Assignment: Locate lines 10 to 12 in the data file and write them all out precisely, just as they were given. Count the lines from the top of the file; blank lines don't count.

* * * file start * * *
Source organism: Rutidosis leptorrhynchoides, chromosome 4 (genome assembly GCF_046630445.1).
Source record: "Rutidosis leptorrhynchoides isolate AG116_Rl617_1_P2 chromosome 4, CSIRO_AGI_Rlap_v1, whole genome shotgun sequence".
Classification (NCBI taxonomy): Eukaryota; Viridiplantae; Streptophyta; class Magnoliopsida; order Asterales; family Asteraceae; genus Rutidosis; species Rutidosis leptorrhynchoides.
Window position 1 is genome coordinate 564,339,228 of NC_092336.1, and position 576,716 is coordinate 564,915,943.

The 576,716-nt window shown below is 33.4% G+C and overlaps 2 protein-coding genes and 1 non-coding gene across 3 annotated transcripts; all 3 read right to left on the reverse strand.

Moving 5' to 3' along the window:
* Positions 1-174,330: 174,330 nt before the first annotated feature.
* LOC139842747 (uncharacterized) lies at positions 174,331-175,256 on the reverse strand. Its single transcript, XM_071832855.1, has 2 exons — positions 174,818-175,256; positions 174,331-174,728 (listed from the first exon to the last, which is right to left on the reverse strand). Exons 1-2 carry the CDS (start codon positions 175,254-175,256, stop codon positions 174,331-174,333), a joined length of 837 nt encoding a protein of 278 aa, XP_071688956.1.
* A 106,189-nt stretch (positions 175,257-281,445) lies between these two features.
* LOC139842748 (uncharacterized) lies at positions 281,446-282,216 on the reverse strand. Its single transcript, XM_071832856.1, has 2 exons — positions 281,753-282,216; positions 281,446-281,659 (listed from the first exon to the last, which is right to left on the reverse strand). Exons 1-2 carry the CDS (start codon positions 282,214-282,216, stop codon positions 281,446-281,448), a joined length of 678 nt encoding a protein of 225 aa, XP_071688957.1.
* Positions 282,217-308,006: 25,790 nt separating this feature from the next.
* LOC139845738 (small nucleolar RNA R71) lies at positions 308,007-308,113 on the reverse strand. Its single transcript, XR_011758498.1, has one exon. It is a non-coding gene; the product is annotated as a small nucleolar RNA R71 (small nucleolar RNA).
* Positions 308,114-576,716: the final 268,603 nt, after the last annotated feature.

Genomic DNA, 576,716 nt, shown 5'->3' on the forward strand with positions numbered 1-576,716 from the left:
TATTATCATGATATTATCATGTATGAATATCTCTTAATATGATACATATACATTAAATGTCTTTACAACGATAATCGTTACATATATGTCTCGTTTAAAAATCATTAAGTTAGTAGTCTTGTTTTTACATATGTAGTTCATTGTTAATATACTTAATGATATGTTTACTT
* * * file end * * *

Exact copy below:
* LOC139842748 (uncharacterized) lies at positions 281,446-282,216 on the reverse strand. Its single transcript, XM_071832856.1, has 2 exons — positions 281,753-282,216; positions 281,446-281,659 (listed from the first exon to the last, which is right to left on the reverse strand). Exons 1-2 carry the CDS (start codon positions 282,214-282,216, stop codon positions 281,446-281,448), a joined length of 678 nt encoding a protein of 225 aa, XP_071688957.1.
* Positions 282,217-308,006: 25,790 nt separating this feature from the next.
* LOC139845738 (small nucleolar RNA R71) lies at positions 308,007-308,113 on the reverse strand. Its single transcript, XR_011758498.1, has one exon. It is a non-coding gene; the product is annotated as a small nucleolar RNA R71 (small nucleolar RNA).